A lot of people seem to struggle with the idea that stochastic processes can produce deterministic outcomes on grand scales. A prime example is genetic drift and how its results (and it’s interactions with silent mutations) can be used to assess past population structures and sizes.
As I’m increasingly finding that a good way to better understand a concept is to build it into a little model where you can tweak the parameters at your will (and also as an exercise in try-except-constructions and classes), I’ve written some Python code that simulates neutral evolution(0). It doesn’t show anything new, but it may be didactical. The bottom line is the following graph, which shows how the diversity of a population (the number of different alleles present) starts to oscillate around a point of equilibrium between mutations introducing new variants and existent once drifting out of the population after a while, the level where that equilibrium is reached being function of the population size and irrespective of initial diversity.
What this little toy of mine can not measure is different types of diversity: In my model, all variants are created equal, and don’t stand in any special relation to each other, so when I assume a possibility space of 100000, if and when a carrier of variant #73489 undergoes a mutation, the result can be any of the remaining 99999 possible variants. In reality, variants form a network of possible transformations, with variants that are closer or more distant from each other. So my model (even if it allowed to change the size of a population over time, which would currently require some ugly hacks) is insufficient to distinguish a large population that is the result of a recent expansion from a medium-sized population from a large population that is the result of a not-so-recent expansion from a small population – both will show less diversity than is expected for their size, from which fact, absent a way to tell different types of diversity apart, we could only conclude (assuming we know the mutation rate and reproduction patterns) is that either of these things must have happened. In reality, one would have (say) hundred different variants most of which are close to each other (converging at just a few right before the expansion started), while the other might have the same number of variants, but those would be more distinct from each other. Another feature of real genomes absent in this simple model is that you can track the variants of multiple genetic loci individually. This allows to diagnose subdivisions of the population when the limits of the ranges of individual variants correlate, which they shouldn’t if sheer distance in an otherwise uniform population is all that’s at work.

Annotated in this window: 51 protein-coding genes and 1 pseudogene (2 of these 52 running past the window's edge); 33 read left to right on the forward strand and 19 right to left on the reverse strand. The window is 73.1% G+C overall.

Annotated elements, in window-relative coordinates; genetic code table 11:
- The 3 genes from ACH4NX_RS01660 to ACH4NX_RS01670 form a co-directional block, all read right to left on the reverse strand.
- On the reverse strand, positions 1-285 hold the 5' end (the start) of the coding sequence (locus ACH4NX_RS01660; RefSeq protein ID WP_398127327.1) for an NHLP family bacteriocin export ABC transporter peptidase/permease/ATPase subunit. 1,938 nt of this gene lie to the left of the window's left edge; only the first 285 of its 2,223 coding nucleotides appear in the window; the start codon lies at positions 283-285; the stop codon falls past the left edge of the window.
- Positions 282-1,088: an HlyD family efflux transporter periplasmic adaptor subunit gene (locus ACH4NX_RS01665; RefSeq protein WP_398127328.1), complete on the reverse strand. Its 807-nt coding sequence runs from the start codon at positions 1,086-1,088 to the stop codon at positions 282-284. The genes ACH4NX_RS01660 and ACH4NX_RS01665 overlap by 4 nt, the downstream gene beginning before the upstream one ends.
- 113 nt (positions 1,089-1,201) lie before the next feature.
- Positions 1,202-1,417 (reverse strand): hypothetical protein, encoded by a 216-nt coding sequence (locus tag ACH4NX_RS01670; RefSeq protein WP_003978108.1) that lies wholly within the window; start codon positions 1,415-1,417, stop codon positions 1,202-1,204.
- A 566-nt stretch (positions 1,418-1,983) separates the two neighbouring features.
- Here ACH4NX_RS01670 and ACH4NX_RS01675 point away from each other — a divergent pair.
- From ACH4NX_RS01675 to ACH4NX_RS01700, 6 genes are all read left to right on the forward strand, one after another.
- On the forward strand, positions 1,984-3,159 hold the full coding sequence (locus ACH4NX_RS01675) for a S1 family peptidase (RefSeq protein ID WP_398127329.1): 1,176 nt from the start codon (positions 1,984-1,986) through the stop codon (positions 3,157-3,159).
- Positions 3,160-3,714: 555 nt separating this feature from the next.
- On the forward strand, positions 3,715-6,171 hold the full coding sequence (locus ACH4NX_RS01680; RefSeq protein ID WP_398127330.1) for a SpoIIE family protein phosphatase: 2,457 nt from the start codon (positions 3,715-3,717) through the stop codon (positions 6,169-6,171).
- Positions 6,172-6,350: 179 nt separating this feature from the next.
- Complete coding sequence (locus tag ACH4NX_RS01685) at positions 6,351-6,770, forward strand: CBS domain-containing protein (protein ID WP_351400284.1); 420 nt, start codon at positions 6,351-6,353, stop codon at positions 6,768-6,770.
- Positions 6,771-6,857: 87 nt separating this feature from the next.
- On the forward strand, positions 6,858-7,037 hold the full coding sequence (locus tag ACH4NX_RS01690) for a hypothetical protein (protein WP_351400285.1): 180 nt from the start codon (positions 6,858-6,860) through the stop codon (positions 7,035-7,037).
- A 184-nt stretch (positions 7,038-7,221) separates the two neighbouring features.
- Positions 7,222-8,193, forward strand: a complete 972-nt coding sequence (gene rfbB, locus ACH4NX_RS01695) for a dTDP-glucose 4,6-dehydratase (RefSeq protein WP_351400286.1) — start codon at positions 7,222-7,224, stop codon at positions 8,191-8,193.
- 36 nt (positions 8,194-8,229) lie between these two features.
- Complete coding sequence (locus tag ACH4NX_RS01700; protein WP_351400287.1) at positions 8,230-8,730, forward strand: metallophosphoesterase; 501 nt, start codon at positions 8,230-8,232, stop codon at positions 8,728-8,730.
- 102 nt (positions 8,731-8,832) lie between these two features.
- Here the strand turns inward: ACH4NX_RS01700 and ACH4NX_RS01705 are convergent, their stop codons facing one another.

These shortcomings notwithstanding, the model is sufficient to see the effect of population size on gross diversity.
Let’s start with a very small population, i.e. 50 smurfs.(1) In other words, I initiate the population with the command
population = Pop([x for x in range(50)]). Those are lined up in a circle such that individual #49 is a direct neighbour of individual #0. Imagine theylive along the coast of a small island with circumference of 500 meters, each occupying its own small patch 10 metres wide.
Initially, we start out with 50 smurfs representing 50 different genotypes, like this (I’ve fiddled around with the colors a bit so that all and only the individuals whose descendants stay around until generation 13 when the variability has shrunken to ten different genotypes are identified with a unique color, and all those who’ve gone extinct by then default to turquoise):
At the end of each generation, the smurfs reproduce and die. Each dying individual is replaced by a clone of either itself or one of the nearby individuals, where the distance between parent and offspring is regulated by a normal distribution. For this demonstration, I used a standard deviation of 2.0, so over 90% of the time, parents will come from within a range of 3 neighbours to either side(2). For two marked individuals, I identified those ranges of likely parents of their successors as the area between the arcs.